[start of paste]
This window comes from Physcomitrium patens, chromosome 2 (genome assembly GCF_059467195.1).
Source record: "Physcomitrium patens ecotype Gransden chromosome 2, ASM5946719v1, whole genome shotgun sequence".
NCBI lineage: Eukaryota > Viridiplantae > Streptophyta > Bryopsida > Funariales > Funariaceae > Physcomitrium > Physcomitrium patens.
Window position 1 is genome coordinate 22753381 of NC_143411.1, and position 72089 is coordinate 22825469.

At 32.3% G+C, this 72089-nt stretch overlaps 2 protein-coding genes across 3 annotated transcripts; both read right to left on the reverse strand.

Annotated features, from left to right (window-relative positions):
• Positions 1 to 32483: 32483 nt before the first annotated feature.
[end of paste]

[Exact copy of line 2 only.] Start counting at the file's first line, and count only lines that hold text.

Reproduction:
Source record: "Physcomitrium patens ecotype Gransden chromosome 2, ASM5946719v1, whole genome shotgun sequence".